By Barry Maher
There are those who claim that there are no bad jobs. And that if you apply yourself to the best of your abilities, any job will lead to something better. I’d love to believe that. But I’ve seen too many people busting their butts for companies that couldn’t care less, for companies that when they get more from employees insist upon even more. And more.
Still, with any organization worth working for—and probably the organization you work for now—the following tip should apply.
Business expert Dan Kennedy talks about a young entrepreneur who started out mowing lawns. He worked for himself so he didn’t have a supervisor he could impress nor an organization he could move up in.
His marketing plan was to simply to do the best possible job the first time he mowed a customer’s lawn, then contract to do the same thing regularly. Beyond that, he scheduled appointments and kept them. His equipment was clean and so were his uniformed employees—once he got employees. He put out a newsletter.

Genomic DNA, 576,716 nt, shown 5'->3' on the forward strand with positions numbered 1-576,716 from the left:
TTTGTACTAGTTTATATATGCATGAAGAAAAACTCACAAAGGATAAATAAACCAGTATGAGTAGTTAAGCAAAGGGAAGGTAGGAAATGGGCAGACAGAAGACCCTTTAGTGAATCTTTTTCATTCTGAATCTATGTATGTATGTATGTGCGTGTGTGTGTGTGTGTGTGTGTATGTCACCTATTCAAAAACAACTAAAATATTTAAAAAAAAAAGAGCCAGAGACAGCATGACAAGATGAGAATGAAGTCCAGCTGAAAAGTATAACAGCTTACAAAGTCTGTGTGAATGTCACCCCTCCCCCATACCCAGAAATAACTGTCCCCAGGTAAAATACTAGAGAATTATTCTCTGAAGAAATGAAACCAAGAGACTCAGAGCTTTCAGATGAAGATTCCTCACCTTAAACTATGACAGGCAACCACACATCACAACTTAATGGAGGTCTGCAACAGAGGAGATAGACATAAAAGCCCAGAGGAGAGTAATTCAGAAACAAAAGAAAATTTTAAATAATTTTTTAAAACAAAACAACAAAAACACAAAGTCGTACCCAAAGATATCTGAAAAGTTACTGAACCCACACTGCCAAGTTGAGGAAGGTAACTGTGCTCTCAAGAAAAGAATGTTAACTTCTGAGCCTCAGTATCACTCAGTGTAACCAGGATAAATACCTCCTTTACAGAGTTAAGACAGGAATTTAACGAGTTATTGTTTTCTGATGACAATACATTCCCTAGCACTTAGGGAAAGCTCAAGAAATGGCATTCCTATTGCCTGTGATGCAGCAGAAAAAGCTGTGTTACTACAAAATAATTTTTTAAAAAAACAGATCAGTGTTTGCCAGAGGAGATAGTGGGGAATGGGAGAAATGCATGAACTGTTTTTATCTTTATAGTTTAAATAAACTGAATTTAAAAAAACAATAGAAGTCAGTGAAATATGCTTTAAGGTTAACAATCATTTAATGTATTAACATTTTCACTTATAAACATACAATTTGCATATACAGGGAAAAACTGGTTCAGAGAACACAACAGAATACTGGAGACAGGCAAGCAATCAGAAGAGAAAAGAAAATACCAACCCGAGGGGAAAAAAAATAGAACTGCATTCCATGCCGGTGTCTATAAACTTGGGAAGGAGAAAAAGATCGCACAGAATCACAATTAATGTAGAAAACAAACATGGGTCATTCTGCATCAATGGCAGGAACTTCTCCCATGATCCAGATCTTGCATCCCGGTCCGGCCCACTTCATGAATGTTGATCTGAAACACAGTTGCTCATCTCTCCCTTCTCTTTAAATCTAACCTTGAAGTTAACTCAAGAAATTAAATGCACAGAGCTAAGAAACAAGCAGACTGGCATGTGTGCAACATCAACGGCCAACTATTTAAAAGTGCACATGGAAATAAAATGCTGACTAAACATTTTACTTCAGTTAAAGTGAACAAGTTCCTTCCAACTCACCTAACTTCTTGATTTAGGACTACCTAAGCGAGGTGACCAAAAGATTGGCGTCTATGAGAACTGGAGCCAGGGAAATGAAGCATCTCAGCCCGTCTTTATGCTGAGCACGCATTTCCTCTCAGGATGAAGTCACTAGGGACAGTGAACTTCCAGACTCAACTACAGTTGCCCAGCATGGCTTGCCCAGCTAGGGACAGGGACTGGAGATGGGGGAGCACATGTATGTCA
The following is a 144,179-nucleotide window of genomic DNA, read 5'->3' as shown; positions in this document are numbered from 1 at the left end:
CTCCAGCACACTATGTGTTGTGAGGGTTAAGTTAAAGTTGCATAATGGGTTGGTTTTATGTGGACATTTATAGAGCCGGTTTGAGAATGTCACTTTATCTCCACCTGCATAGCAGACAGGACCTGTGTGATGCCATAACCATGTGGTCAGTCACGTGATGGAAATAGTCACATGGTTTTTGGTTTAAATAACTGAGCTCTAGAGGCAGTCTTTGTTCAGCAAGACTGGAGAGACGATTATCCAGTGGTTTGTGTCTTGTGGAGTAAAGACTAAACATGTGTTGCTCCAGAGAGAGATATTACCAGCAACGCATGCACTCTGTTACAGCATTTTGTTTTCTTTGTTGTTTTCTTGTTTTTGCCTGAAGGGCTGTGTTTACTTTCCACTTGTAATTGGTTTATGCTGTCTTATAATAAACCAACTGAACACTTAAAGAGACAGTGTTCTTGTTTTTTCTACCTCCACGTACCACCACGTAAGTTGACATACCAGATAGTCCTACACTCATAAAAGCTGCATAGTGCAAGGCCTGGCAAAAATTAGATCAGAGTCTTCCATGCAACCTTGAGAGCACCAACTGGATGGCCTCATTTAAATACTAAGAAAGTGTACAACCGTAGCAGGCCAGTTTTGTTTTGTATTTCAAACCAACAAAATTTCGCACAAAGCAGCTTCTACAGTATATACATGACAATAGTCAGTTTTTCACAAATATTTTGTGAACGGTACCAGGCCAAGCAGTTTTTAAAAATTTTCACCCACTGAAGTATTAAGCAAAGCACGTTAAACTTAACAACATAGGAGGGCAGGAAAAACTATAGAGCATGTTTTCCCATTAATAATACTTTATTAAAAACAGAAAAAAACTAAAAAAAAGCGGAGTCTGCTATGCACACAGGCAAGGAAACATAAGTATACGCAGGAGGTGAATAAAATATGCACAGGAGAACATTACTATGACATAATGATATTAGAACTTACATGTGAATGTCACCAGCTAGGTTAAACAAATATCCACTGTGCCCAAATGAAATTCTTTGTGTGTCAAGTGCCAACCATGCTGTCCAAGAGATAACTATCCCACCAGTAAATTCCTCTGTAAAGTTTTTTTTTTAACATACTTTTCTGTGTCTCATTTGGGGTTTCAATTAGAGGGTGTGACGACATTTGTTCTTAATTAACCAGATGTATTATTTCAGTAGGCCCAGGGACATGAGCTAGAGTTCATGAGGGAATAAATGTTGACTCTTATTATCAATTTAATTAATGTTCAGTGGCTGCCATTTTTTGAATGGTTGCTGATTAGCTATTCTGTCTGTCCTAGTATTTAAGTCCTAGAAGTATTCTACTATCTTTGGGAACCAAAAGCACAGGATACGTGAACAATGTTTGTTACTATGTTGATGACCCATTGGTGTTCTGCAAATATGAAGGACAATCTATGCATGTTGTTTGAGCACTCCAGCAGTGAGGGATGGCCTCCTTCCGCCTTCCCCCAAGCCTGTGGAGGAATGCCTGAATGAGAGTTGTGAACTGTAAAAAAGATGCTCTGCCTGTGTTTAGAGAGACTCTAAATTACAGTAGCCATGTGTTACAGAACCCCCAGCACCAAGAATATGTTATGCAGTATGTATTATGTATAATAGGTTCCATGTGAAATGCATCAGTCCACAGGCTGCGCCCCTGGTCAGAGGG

His business now grosses over $1 million a year.
He hasn’t done anything new or anything particularly complicated. He mows lawns. He does landscaping. He just does it very well.
Mozart—arguably the greatest creative talent of all time—said, “I have never made the slightest effort to compose anything original.” He merely tried to create the best possible music.
Many of us lack confidence because of what we perceive as a shortfall in education. Frequently, like much of what saps our confidence, this has more to do with perception than reality. Over 40 of Forbes’ 200 Best Small Companies are run by people who never made it past high school. Some of America’s worst run companies are run by people whose resumes are packed with impressive educational credentials and what appear to be intimidating levels of experience.
Which doesn’t mean that you shouldn’t take advantage of every possible opportunity for learning and growth. You may just develop a few impressive talents of your own. And the alternative to continued growth and learning is stagnation.
“When your job no longer demands more than you have, do something else,” Harlan Cleveland writes in The Future Executive. I love that quote, because he’s saying that your job should demand more than you have; that you should never be intimidated when that’s the case; that you should have to stretch yourself.
There are bad jobs. Trust me, I’ve had several of them. They just don’t have to last forever.